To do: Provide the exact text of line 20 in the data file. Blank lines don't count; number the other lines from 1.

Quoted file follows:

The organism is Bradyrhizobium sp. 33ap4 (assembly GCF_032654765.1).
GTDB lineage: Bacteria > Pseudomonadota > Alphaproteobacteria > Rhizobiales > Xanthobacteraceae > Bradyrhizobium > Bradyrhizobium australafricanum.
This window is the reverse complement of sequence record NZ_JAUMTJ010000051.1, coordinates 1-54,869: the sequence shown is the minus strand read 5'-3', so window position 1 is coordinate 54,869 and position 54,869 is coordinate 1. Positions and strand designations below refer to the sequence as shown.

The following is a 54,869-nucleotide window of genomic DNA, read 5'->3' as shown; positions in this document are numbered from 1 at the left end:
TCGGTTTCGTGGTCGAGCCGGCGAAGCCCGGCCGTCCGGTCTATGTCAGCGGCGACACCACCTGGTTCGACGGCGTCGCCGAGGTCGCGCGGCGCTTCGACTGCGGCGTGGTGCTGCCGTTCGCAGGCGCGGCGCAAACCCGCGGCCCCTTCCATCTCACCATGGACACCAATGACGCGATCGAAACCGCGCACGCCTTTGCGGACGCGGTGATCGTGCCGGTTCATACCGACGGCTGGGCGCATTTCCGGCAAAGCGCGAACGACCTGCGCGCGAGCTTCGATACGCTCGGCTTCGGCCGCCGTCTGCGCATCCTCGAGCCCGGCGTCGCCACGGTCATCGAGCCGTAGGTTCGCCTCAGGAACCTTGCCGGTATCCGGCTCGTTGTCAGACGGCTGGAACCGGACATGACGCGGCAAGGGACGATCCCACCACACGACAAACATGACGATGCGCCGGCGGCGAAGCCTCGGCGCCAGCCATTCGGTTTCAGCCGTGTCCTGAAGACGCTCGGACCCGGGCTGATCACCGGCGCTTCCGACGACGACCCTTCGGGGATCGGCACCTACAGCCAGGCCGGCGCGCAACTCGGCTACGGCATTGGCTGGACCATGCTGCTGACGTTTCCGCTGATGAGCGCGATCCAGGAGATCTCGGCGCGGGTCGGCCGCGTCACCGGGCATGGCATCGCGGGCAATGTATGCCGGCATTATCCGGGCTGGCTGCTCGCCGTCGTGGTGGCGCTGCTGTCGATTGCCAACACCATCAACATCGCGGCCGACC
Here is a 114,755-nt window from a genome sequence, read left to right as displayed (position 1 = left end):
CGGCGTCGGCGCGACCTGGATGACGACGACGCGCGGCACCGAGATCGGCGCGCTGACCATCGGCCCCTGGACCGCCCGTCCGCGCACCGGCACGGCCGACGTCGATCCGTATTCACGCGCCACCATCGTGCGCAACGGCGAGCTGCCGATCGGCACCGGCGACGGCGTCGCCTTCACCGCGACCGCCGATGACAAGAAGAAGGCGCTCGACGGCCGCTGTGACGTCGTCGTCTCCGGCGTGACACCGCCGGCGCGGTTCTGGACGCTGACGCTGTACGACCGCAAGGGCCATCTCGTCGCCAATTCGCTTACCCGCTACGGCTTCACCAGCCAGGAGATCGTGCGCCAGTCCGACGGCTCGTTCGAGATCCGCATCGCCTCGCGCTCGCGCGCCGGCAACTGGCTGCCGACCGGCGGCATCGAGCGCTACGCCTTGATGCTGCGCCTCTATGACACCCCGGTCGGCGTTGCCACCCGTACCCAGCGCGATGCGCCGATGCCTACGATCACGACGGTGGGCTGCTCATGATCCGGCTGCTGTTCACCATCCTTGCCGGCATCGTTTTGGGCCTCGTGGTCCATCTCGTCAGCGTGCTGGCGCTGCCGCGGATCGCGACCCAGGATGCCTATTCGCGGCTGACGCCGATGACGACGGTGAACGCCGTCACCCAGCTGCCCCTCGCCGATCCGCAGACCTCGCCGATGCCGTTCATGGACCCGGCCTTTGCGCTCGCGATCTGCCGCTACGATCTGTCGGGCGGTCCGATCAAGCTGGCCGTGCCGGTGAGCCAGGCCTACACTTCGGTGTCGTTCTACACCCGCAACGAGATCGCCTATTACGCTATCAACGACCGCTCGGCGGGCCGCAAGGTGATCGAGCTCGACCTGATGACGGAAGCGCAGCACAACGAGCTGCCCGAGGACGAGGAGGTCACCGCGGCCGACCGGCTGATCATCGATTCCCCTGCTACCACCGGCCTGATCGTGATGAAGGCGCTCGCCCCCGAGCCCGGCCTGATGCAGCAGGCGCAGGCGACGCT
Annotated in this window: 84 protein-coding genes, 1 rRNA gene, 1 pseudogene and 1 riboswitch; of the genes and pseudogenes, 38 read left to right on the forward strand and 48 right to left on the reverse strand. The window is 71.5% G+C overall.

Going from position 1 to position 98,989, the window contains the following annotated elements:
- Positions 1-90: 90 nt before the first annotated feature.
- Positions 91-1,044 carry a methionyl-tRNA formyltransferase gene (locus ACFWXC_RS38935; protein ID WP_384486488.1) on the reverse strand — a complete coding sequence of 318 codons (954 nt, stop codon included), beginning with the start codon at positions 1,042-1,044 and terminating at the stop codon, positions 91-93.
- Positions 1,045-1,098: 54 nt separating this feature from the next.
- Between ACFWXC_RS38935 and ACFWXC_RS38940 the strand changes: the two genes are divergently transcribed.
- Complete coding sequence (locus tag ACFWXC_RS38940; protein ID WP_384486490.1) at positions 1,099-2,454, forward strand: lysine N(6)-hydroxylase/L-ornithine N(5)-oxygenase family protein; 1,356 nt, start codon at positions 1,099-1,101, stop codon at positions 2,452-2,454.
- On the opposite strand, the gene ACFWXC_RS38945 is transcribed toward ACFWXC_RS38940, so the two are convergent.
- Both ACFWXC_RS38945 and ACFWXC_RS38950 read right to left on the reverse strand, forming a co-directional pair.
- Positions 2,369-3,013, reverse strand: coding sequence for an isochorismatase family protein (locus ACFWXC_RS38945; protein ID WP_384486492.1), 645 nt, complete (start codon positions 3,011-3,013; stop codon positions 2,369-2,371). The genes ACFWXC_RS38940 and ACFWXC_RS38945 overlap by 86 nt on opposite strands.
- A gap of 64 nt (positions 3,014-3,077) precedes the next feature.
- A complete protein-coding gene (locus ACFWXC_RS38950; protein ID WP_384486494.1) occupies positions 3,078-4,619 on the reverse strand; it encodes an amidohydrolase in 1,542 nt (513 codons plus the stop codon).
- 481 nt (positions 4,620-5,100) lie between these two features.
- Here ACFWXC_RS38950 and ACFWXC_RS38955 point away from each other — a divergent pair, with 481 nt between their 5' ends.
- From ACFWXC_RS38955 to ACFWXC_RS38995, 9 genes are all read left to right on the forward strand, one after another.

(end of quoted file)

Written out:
- 481 nt (positions 4,620-5,100) lie between these two features.